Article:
Here's my take on what happened.
You order game on Steam and the Credit card pre-authorization charge went through successfully. Steam then gives you the game as a pre-authorization means the funds were available and Credit card details are correct. Had pre-authorization failed, it either means card details are incorrect or no credit left on the account, in that case Steam would send you a declined notice and no game would be given, that would be then the end of that story.
Later, Steam then goes to do the actual charge, which for some reason failed at their payment processor. In general the actual charge transaction should NEVER fail as the pre-authorization was already approved previously. Steam wrongly views this as a chargeback as in most cases it should never happen. I would assume most weird abnormal at Steam are considered chargebacks due to the evidence presented here in this thread.
Steam could easily prevent this from happening, as from what I understand, (and spoken to a few credit card providers already about it when I tried to do the same thing), is that pre-authorization charges CANNOT be charge-backed period, as no money yet changed hands (due to the actual charge not yet taking place).
Most credit card companies do NOT list pre-authorization charges as they happen on their online details. Ones that do are few and far between. The only way to see that they happen is if some places offer email alerts of real-time transactions, but these almost never show the merchant and usually just the amount, or if it were a foreign transaction. With these companies, the only way to see charges is when they actually POST to your account, and for that to happen, the actual charge transaction has to take place (and not just the pre-auth). With a pre-authorization charge, if the charge transaction doesn't happen within a set time (and this time varies between institutions), the pre-auth then falls off the account. Remember that these pre-authorizations that fall off NEVER end up showing on your current or monthly statement.
Finally, since an actual charge has to happen to do a charge-back, then a failure of actually charging the card after a successful pre-authorization could never be considered a charge-back at all, which is what Valve's system is doing....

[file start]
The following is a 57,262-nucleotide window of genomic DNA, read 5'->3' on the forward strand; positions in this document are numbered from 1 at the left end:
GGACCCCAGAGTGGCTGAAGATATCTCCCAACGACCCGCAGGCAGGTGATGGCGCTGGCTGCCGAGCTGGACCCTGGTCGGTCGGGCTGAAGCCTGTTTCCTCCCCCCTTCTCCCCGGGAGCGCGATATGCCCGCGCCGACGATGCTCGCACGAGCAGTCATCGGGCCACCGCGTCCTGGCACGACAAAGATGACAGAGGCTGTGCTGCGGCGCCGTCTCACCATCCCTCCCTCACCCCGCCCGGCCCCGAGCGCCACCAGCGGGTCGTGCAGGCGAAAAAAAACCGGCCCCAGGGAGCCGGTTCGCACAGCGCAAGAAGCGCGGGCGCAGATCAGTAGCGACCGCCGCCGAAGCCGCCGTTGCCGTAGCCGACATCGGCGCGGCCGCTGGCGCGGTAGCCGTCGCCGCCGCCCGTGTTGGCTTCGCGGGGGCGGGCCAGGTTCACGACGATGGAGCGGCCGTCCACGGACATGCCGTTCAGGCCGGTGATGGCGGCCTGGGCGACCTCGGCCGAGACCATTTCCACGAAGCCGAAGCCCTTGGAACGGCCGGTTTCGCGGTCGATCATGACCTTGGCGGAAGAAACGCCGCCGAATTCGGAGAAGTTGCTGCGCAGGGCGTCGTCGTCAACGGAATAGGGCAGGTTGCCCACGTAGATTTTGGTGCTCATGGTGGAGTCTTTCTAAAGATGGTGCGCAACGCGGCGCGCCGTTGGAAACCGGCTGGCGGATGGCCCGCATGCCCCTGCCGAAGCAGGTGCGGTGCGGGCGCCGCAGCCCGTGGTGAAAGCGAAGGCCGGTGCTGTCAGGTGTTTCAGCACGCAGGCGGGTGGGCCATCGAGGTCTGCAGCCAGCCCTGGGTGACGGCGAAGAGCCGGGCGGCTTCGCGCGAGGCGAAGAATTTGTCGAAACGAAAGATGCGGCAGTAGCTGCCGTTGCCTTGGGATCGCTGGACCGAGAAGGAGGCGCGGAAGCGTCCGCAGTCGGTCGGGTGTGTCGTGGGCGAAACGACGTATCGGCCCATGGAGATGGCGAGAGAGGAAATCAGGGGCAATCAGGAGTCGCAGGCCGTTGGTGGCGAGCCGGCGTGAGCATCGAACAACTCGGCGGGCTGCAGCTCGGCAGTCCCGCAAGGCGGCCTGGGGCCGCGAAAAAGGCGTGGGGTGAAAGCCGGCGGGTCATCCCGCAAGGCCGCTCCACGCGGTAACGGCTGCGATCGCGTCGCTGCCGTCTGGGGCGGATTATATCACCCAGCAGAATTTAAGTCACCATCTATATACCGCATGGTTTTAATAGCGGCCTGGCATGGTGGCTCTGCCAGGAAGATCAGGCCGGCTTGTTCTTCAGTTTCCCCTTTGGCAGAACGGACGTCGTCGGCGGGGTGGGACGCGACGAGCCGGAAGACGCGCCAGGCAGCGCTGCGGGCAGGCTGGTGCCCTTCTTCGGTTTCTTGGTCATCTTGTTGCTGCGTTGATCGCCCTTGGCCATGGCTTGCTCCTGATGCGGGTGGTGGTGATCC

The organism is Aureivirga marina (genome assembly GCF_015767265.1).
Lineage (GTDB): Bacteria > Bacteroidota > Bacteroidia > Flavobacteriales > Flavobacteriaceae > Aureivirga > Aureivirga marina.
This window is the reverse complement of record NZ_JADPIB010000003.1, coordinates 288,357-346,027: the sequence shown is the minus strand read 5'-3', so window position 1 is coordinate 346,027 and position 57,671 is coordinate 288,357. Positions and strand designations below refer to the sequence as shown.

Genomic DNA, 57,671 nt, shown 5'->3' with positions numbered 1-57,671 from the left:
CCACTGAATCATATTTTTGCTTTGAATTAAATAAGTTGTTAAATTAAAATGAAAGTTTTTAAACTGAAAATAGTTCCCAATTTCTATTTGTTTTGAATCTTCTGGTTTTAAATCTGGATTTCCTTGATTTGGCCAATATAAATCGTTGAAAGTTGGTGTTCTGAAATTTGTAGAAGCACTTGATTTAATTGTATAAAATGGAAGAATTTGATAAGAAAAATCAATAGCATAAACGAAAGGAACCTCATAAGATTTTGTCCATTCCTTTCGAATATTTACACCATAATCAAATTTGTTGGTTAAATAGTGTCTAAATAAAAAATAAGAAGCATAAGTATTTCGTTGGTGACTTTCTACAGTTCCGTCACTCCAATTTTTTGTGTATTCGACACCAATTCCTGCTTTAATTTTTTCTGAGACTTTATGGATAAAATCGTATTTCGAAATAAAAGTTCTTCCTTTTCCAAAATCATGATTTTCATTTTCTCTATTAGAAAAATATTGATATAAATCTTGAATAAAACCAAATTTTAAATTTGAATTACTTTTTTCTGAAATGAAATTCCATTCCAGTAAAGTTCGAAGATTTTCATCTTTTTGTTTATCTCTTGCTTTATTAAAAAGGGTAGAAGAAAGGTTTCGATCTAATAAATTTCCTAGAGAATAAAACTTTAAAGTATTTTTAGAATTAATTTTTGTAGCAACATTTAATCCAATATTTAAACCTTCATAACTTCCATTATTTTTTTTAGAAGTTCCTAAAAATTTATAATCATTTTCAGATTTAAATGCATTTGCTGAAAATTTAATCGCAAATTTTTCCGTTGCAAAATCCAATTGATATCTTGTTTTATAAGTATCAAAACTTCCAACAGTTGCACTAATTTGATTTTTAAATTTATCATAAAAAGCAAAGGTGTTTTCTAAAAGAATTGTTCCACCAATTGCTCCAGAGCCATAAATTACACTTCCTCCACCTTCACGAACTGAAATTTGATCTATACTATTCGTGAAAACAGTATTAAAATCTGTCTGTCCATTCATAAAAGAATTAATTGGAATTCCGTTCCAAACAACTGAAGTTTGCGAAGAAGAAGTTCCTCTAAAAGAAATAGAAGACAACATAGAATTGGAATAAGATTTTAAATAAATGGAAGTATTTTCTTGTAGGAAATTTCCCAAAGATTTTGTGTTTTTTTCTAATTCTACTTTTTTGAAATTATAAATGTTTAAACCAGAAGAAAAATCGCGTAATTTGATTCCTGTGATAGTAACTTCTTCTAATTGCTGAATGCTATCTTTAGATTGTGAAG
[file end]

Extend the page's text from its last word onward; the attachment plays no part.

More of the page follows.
Consider the timings of what happened here, between the actual pre-auth and charge attempts, couldn't had been no more than a day... and since the actual charging has to happen to actually POST to your account, not even you could issue a charge-back that fast. Most credit card transactions after they are actually charged, take about 2 days until they POST to your statement, now you can issue the charge-back. Then after you issue your chargeback, you have to wait for the bank or card provider to send you an agreement form that you have to fill out and sign, be it online or fax, which takes another day or 2, that gives them coverage should you be lying about your charge-back in an effort to fraud the system. Then after that, will the actual credit card company BEGIN the chargeback, which can take up to a week to actually show up to Valve.
So what have we learned here, 2 days for charge to post to account, a day for them to send you a declaration form that you are being honest, a day for them to respond to you and then begin the chargeback itself, then up to a week for anything to happen. Thats assuming they work very fast, and remember weekends don't count.
So in other words, this takes so long a process, that Valve's claims of blatantly accusing you of filing a charge-back is so full of hogwash, yet you had your account flagged for suspension probably within a day of buying the game. (I honestly doubt they wait more than a day to do the actual charge, infact its probably a LOT quicker as its an instant sale, most places that ship actual goods do the charge when they finally ship the items out)
I would bet Valve has the same 'delayed' suspension as they do with VAC and cheaters, in an effort to avoid would-be thieves details on what transaction caused it.
Valve are in the wrong completely as they have all the transaction logs and times for proof.
(I know there are minor details I probably messed up on, however most of it is generally sound and proves my point)
Just a quick Google shows me that the actual charge where money finally changes hands is officially known as a the 'settlement'.
Full details here on Wikipedia of course: http://en.wikipedia.org/wiki/Authorization_hold